Since it’s a new semester, I have two new teachers. The first is my Financial Literacy teacher, Mrs. C. She is OCD; she keeps her room extremely clean, her DHS website is extremely well organized, and she makes every student push their chair (all the way) in at the end of class. I’m not totally sure if her OCD is clinical or if she’s just really uptight, but I’m starting to believe the former more and more.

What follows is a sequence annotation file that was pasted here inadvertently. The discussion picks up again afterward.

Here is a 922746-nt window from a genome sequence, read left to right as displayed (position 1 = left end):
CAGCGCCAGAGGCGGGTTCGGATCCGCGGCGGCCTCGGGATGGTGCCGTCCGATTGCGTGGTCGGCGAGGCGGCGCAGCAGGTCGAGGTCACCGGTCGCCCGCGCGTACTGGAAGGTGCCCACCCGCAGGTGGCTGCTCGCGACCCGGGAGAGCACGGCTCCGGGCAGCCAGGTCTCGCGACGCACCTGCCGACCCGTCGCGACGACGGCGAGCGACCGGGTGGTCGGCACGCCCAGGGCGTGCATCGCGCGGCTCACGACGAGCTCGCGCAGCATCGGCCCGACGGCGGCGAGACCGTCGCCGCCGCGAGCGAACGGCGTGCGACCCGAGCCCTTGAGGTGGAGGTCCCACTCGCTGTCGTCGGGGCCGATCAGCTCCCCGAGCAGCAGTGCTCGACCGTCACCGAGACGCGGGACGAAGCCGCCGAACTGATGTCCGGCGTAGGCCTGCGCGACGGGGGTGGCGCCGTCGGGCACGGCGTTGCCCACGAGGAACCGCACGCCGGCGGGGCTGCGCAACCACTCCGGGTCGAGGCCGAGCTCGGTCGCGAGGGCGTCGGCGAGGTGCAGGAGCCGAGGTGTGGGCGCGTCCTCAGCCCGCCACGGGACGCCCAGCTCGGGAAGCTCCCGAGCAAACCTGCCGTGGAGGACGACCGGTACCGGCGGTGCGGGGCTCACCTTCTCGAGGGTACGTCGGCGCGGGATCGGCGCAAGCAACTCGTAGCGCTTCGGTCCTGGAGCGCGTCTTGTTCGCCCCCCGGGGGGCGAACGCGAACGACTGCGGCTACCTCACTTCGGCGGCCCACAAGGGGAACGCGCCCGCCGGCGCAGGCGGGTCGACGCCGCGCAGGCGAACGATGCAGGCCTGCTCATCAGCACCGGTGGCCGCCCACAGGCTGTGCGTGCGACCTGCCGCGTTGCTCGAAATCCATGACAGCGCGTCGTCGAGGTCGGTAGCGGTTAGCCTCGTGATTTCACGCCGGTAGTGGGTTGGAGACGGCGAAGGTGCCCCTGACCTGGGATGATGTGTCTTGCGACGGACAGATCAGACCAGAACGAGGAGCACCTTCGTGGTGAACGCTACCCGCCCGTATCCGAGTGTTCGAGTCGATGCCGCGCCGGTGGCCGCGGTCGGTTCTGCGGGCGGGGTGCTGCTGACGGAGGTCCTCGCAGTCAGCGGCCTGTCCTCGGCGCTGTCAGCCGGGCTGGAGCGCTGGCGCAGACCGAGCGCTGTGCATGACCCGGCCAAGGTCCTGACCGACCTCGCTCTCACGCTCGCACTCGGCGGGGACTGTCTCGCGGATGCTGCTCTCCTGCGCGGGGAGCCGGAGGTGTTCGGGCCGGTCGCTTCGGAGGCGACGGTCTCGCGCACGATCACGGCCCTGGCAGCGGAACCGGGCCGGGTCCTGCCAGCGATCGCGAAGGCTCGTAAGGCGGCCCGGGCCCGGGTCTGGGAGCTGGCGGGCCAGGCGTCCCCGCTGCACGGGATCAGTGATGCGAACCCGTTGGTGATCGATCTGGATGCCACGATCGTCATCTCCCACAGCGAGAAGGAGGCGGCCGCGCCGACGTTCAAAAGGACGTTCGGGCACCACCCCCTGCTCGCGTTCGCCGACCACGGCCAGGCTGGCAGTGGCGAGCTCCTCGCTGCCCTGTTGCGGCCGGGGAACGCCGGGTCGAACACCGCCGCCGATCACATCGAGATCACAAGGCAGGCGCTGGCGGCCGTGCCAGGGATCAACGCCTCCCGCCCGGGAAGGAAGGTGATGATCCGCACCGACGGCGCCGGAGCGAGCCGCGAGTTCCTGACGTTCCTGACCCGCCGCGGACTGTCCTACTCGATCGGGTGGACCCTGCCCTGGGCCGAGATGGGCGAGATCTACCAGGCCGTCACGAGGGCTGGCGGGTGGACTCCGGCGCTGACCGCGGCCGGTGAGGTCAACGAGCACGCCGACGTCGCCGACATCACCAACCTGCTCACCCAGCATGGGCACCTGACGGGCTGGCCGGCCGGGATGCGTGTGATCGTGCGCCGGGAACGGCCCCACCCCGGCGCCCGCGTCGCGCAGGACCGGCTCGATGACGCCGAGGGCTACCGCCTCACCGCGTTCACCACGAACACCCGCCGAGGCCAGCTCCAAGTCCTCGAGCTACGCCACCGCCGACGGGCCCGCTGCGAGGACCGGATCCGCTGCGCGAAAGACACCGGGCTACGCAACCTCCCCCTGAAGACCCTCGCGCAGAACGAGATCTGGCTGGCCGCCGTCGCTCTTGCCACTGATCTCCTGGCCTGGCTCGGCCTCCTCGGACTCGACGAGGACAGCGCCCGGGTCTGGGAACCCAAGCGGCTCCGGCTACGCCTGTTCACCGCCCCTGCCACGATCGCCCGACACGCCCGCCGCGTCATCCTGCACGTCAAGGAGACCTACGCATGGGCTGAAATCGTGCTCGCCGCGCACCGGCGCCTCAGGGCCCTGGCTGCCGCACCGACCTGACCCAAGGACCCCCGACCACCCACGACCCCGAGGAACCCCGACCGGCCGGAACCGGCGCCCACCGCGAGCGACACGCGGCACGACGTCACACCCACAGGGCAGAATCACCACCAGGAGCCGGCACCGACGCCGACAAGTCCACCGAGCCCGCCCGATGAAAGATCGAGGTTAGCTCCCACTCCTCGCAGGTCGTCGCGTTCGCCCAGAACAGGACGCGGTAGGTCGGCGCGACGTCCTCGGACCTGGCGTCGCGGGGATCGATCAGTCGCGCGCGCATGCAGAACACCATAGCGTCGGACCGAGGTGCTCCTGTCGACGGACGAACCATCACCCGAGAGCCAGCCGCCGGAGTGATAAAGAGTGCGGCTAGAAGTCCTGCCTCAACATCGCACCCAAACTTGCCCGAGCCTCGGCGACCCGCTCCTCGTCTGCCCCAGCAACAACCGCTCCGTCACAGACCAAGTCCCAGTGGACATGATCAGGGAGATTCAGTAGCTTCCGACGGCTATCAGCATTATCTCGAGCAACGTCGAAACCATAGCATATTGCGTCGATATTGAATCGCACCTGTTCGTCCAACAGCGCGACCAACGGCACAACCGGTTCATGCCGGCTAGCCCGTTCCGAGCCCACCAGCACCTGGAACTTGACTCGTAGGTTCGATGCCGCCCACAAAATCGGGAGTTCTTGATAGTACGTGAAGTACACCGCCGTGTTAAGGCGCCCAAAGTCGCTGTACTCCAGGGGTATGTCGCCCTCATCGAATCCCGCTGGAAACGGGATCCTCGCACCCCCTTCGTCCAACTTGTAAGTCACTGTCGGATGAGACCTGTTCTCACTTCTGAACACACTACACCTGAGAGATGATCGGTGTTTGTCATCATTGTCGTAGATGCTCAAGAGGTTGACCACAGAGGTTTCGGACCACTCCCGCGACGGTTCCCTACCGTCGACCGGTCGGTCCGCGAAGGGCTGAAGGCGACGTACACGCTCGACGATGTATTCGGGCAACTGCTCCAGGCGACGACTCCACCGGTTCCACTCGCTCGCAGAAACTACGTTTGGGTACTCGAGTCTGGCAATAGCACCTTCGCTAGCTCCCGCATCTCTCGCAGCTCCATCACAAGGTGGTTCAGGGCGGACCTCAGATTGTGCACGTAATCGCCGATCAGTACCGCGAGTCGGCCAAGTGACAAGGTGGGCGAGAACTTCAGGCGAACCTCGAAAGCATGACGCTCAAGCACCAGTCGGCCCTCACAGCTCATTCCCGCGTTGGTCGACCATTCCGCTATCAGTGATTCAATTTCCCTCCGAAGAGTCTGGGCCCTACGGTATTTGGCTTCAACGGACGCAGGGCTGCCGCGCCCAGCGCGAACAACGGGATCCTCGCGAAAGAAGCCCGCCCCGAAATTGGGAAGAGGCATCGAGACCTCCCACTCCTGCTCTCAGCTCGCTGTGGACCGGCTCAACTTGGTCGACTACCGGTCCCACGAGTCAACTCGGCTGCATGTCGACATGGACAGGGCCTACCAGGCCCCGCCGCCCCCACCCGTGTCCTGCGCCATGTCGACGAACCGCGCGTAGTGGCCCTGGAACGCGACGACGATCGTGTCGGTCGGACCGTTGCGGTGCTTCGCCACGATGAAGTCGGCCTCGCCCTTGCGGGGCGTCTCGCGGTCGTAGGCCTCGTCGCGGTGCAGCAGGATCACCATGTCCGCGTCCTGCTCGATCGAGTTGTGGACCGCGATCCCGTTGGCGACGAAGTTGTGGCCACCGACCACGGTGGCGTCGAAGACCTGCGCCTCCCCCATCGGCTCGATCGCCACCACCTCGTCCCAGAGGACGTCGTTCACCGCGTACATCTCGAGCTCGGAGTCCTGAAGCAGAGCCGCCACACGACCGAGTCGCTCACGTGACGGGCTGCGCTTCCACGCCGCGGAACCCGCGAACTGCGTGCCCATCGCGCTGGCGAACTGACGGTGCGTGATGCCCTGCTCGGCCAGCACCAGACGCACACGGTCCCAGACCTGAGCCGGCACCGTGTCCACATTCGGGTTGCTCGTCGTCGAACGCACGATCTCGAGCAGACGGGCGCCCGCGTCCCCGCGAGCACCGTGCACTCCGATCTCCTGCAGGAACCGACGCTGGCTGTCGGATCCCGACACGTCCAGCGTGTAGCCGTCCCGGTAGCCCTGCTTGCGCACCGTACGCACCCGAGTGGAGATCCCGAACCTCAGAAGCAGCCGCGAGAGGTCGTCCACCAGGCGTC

The other new teacher is Brother S., my seminary teacher. He has one of the craziest, most animated personalities out of probably anyone I’ve ever met; he’ll seem somewhat serious one minute, then be laughing uncontrollably two minutes later, and then be emotional with the Spirit two minutes after that. At first, I wasn’t quite sure what to think about him, but I’m starting to like him a lot. On Friday, we had a lesson about overcoming the negative thoughts that Satan puts in our heads. We started by writing down a negative thought that had come into our heads earlier that day on a yellow sticky note. I wrote something like this: “I’m not good at talking to people, so I shouldn’t.” He explained that negative thoughts come in all forms—fear, lethargy, apathy—but that they all are put into our heads for one purpose—to make us reluctant to do what is right. As the lesson went on, Brother S. at one point talked about how he tries to go to the gym regularly because he’s a 250 pound diabetic who’s trying to lose weight (and from what I’ve heard, he’s been losing weight quite successfully). He actually ran a marathon the year before (it took him seven hours, but he still did it). Anyway, he talked about how he was going to go to the gym the day before, but Satan put negative thoughts into his head, telling him that he was too lazy to go or something or other. It was then that Brother S. did what he calls “turning a negative thought inside out.” He decided that he was going to work out as hard as he could that day. In his words, “I worked out for like 90 minutes, and people probably looked at me and thought ‘That guy’s crazy,’ and it was crazy. I’m totally crazy, but I felt great about it.” We read Joshua 1 that day, and learned about how when Joshua was called of God to be the successive prophet to Moses, to be the leader hundreds of millions of Israelites, that he was having some negative thoughts of his own—in his case, in the form of apprehension. It was then that the Lord told Joshua what is written in verse 9: that the Lord would always be with Joshua, and that if he was righteous, that the Lord would bless him. At the end of class, Brother S. had us turn the negative thoughts that we had written down “inside out” by writing something to turn what would have been negative into something positive. I then edited my note to something like this: “I’m not good at talking to people,